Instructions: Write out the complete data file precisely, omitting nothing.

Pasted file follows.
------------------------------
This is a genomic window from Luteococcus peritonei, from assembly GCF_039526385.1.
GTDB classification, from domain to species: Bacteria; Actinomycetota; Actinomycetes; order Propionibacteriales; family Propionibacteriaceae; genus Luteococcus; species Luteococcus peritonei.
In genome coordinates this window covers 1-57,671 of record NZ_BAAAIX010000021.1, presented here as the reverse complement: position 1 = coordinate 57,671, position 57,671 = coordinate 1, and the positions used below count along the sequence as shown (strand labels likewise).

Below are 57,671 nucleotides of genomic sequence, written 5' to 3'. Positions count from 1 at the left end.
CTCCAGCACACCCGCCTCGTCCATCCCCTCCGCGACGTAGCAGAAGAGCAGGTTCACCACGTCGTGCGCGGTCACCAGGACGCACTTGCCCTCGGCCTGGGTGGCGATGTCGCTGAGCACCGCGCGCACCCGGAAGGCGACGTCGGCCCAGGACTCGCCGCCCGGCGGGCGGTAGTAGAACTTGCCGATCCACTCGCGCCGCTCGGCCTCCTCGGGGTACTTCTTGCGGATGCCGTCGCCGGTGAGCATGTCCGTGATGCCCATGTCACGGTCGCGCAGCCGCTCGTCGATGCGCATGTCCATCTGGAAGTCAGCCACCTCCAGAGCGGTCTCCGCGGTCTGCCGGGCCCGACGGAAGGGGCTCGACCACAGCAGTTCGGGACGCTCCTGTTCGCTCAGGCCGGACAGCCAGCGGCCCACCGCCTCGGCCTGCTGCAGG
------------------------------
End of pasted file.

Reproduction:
This is a genomic window from Luteococcus peritonei, from assembly GCF_039526385.1.
GTDB classification, from domain to species: Bacteria; Actinomycetota; Actinomycetes; order Propionibacteriales; family Propionibacteriaceae; genus Luteococcus; species Luteococcus peritonei.
In genome coordinates this window covers 1-57,671 of record NZ_BAAAIX010000021.1, presented here as the reverse complement: position 1 = coordinate 57,671, position 57,671 = coordinate 1, and the positions used below count along the sequence as shown (strand labels likewise).

Below are 57,671 nucleotides of genomic sequence, written 5' to 3'. Positions count from 1 at the left end.
CTCCAGCACACCCGCCTCGTCCATCCCCTCCGCGACGTAGCAGAAGAGCAGGTTCACCACGTCGTGCGCGGTCACCAGGACGCACTTGCCCTCGGCCTGGGTGGCGATGTCGCTGAGCACCGCGCGCACCCGGAAGGCGACGTCGGCCCAGGACTCGCCGCCCGGCGGGCGGTAGTAGAACTTGCCGATCCACTCGCGCCGCTCGGCCTCCTCGGGGTACTTCTTGCGGATGCCGTCGCCGGTGAGCATGTCCGTGATGCCCATGTCACGGTCGCGCAGCCGCTCGTCGATGCGCATGTCCATCTGGAAGTCAGCCACCTCCAGAGCGGTCTCCGCGGTCTGCCGGGCCCGACGGAAGGGGCTCGACCACAGCAGTTCGGGACGCTCCTGTTCGCTCAGGCCGGACAGCCAGCGGCCCACCGCCTCGGCCTGCTGCAGG